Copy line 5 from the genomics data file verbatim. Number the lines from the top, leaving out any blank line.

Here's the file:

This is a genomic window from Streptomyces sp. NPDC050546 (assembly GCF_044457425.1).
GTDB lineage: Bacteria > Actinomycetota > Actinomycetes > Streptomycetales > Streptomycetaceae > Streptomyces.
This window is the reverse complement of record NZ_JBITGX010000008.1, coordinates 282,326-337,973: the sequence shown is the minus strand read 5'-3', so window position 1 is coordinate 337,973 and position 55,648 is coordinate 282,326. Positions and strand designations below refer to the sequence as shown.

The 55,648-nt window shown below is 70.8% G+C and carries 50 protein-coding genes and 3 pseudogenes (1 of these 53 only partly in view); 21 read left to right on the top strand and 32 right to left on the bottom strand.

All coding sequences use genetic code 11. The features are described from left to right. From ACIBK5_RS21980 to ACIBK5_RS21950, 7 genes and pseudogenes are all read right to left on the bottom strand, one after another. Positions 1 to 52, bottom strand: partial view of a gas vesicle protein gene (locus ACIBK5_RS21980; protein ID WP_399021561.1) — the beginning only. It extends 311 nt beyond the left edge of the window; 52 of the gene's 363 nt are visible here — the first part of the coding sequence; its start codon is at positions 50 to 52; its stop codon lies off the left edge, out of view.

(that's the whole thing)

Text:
All coding sequences use genetic code 11. The features are described from left to right. From ACIBK5_RS21980 to ACIBK5_RS21950, 7 genes and pseudogenes are all read right to left on the bottom strand, one after another. Positions 1 to 52, bottom strand: partial view of a gas vesicle protein gene (locus ACIBK5_RS21980; protein ID WP_399021561.1) — the beginning only. It extends 311 nt beyond the left edge of the window; 52 of the gene's 363 nt are visible here — the first part of the coding sequence; its start codon is at positions 50 to 52; its stop codon lies off the left edge, out of view.